Trochanteric bursitis may affect the hip's outer area, or the outside part of the upper leg, from the hip to the knee along the thigh. Symptoms include pain on the outside of the hip that's worse with activities such as standing, walking, or running.
Physical Therapy: The main goal of physical therapy is to reduce pain and irritation at the side of the hip so you can get back to performing normal activities without limitations. Trochanteric bursitis is treated on an outpatient basis in outpatient physical therapy. Physical therapy for trochanteric bursitis typically involves- therapeutic exercises to stretch and strengthen the muscles of the hips; manual therapy to reduce tension, tightness, and spasm in the hip muscles; thermal therapy with cold packs to reduce inflammation at the hip; patient education, including postural awareness to avoid positions that can increase hip irritation and activity modification to avoid activities that will worsen symptoms.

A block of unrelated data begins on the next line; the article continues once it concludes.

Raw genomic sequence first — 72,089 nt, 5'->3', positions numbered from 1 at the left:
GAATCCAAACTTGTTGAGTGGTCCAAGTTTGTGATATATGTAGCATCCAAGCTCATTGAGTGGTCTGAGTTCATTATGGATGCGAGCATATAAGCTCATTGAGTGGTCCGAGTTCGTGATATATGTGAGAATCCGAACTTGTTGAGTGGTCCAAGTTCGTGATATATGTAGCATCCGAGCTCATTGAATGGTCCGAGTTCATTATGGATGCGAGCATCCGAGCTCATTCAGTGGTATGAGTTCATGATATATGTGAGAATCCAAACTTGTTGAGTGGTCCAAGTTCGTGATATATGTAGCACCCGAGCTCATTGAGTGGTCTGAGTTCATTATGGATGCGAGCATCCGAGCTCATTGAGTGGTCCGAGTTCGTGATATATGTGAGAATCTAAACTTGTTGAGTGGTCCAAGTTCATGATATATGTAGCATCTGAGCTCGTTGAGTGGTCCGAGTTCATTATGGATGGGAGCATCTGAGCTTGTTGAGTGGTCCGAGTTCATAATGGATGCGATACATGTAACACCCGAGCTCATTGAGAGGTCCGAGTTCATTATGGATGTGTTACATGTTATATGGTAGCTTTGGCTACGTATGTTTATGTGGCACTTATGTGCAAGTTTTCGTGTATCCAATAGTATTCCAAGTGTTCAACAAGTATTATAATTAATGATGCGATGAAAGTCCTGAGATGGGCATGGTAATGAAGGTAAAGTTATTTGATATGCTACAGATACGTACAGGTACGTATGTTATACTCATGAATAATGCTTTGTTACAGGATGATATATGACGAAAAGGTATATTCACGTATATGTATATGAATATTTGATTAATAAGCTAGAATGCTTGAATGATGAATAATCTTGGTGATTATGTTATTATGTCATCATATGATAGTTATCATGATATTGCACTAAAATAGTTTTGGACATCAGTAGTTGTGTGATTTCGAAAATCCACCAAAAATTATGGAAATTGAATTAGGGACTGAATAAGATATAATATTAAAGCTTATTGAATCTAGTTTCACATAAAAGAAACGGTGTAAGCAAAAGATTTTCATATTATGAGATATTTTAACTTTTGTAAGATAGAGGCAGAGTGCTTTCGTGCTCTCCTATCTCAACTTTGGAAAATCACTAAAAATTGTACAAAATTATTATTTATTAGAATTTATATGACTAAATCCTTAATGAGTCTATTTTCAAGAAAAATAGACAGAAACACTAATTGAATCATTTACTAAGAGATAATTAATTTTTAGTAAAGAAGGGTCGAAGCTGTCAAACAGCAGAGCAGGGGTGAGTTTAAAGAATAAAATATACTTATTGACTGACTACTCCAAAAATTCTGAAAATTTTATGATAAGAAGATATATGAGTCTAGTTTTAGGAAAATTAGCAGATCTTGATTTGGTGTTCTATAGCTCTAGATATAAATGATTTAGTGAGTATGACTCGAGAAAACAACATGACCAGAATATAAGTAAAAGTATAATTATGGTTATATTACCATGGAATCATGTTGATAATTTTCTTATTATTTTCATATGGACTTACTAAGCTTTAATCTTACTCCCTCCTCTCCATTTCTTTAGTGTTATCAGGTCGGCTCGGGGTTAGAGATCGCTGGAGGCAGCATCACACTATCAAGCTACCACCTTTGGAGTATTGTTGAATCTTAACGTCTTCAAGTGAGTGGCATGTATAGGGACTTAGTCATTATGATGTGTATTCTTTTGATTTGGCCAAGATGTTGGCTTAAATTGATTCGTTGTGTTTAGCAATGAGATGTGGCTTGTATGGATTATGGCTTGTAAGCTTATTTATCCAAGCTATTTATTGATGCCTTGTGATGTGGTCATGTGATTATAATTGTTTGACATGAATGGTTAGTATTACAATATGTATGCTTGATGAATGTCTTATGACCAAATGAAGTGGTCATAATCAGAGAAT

A painful condition in which connective tissue rubs against the thighbone. Iliotibial band syndrome occurs when the connective tissue (ligament) extending from the pelvic bone to the shinbone becomes so tight that it rubs against the thighbone. Distance runners are especially susceptible to it. The main symptom is pain between the hip and knees that worsens with activity.
Physical Therapy: During Physical Therapy the following treatment strategies are focused on range of motion, muscle strength, manual therapy, functional training.